The Executive Council decided it would take public testimony in the coming months before deciding whether to review fewer government contracts in the future.
As a cost-cutting move, Pignatelli had suggested the threshold for council review be raised. It now deals with personal-service contracts of more than $2,500 and all other contracts above $5,000.
This threshold hasn't been changed in more than a decade.
Massachusetts ($100,000), Vermont ($100,000) and Connecticut ($10,000) all have higher thresholds, while Maine's is set lower ($2,500), according to Administrative Services Commissioner Linda Hodgdon.
Rhode Island reviews all its contracts regardless of costs, although that state doesn't have an executive council that has to approve them.
This state estimates that in the last budget year, the cost to prepare the 3,255 contracts the council reviewed was $594,508. If the threshold were raised from $5,000 to $20,000, this would get rid of 455 items at a savings of $78,125.
Hodgdon said one advantage of this reform is it would save vendors from having to wait an average of six weeks to get started on a job.
"This will make it easier to do business with the state,'' she said.
Manchester Republican Councilor Raymond Wieczorek said he doesn't like the idea of raising the limit.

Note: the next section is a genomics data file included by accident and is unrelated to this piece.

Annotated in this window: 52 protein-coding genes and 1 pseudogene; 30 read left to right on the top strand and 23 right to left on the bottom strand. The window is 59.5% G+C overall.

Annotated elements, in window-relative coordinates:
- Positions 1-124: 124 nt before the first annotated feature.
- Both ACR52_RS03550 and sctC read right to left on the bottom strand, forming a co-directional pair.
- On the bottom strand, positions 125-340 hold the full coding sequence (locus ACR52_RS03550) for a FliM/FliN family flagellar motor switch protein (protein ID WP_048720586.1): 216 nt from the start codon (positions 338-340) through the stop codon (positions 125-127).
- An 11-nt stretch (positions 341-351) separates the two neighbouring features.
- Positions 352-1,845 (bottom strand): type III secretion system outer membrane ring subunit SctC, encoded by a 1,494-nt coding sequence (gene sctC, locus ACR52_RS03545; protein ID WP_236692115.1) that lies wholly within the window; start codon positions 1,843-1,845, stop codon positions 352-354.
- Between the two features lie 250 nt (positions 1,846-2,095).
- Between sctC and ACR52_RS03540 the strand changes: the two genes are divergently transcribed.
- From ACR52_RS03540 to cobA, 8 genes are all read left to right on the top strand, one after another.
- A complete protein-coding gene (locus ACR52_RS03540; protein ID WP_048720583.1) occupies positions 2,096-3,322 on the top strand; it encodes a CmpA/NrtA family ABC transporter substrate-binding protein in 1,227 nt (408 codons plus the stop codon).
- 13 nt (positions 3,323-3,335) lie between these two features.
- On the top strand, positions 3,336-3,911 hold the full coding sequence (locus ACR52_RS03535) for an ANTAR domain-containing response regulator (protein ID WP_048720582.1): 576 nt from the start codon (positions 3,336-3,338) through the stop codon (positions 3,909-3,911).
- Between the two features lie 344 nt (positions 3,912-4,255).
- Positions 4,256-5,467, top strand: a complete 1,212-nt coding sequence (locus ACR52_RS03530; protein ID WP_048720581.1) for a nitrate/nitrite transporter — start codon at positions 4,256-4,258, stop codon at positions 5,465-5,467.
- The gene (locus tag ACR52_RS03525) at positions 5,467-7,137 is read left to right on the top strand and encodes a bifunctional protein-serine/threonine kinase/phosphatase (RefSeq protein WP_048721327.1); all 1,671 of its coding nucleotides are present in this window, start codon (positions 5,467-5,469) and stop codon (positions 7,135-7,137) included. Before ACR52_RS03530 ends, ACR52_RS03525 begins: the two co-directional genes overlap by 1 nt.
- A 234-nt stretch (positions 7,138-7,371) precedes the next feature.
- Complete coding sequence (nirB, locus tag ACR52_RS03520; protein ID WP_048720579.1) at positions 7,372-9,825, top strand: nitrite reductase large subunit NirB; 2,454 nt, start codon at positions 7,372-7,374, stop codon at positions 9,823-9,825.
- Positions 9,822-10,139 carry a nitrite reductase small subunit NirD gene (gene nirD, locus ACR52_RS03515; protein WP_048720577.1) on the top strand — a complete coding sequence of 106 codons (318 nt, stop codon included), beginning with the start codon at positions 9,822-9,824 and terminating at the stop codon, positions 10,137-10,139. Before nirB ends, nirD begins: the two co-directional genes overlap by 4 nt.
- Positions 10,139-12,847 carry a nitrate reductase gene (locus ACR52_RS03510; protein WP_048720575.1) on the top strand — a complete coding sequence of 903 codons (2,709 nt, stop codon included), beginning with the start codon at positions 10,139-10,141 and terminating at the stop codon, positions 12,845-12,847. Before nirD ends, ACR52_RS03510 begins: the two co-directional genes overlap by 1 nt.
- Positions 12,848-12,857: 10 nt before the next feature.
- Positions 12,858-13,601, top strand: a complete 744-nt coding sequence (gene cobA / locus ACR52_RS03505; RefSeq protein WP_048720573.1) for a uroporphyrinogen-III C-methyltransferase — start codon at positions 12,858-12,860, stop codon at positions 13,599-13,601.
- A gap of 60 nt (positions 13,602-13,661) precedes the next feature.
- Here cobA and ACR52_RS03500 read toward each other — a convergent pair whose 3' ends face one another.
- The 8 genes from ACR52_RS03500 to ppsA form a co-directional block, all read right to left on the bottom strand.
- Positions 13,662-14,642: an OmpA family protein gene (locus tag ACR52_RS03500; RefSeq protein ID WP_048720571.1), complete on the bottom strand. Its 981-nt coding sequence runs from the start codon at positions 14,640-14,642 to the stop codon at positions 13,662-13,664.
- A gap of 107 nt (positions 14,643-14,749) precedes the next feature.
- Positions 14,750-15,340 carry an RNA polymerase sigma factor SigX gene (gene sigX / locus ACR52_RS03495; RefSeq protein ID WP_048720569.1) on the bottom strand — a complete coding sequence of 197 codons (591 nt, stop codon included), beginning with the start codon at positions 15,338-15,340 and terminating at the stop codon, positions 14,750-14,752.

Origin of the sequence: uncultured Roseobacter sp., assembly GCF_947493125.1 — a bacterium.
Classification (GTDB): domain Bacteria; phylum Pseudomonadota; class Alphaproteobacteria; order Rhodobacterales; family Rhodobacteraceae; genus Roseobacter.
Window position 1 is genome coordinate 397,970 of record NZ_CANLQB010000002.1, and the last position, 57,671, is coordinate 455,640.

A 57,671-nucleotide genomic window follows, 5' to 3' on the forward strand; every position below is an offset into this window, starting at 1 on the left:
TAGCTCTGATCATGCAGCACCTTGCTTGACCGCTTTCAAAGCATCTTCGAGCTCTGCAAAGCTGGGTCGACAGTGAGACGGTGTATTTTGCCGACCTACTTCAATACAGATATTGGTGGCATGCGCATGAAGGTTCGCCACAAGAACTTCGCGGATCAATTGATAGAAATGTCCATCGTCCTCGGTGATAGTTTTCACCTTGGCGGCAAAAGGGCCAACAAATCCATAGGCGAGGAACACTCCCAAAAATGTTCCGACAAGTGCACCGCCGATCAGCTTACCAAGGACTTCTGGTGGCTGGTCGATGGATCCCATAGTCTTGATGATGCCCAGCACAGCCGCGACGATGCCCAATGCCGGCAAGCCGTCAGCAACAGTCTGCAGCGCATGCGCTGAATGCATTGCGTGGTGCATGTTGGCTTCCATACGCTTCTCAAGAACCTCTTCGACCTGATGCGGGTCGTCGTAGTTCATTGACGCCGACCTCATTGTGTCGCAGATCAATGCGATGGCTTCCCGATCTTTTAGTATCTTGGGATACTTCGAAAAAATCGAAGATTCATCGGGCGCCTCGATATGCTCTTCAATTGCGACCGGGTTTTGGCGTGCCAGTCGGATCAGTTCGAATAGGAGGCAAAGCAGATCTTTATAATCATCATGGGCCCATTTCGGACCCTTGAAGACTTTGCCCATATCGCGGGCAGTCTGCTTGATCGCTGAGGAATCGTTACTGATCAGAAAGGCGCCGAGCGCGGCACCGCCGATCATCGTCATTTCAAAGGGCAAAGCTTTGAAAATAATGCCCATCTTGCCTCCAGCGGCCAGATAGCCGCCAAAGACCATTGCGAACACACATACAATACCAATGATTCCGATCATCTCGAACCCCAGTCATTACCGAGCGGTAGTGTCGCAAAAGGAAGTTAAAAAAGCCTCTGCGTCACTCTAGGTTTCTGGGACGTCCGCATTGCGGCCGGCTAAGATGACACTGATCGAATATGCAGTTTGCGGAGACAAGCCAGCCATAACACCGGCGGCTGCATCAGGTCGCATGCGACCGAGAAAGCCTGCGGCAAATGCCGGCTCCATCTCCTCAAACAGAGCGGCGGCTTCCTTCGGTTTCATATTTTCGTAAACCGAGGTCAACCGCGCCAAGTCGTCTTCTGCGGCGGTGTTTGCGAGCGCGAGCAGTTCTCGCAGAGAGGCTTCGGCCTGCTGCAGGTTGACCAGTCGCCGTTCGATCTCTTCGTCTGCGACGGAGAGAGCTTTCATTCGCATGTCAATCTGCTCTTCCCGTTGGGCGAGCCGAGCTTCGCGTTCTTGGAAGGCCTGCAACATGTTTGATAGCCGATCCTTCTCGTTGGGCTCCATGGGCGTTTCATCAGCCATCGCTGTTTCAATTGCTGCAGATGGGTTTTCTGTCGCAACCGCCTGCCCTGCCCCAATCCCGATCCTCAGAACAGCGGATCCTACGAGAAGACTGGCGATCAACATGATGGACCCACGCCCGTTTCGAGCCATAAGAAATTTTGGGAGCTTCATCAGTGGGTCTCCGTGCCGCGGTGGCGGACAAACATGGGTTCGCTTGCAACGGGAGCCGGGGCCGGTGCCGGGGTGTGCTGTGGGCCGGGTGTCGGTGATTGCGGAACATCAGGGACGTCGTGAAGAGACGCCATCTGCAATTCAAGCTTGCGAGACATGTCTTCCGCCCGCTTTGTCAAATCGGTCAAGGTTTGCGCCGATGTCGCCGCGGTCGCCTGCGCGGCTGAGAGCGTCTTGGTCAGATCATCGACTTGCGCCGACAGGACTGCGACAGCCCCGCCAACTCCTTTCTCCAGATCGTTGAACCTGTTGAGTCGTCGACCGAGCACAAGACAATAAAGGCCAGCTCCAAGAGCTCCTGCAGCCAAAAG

"I am not inclined to increase the amount," he said. "You would be surprised the things you can catch through this process as it uncovers the loopholes that could occur."
"I feel comfortable with the way that it is right now,'' Burton said.
Hampton Democratic Councilor Beverly Hollingworth said she, too, wasn't moved to act.
"I'm not ready to make any kind of decision on this,'' Hollingworth said.
Pignatelli said she merely brought it up for discussion, given that the state is facing tough economic times.
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Tuesday, November 25, 2008
Trimming the Council Agenda
Governor Lynch has sent up a trial balloon to see if the Executive Council would give up its review of low-dollar purchasing and contracts. It popped. Several Councilors were very cool to the idea of lessening their oversight role of state spending and contracting, as Kevin Landrigan reported in the Nashua Telegraph: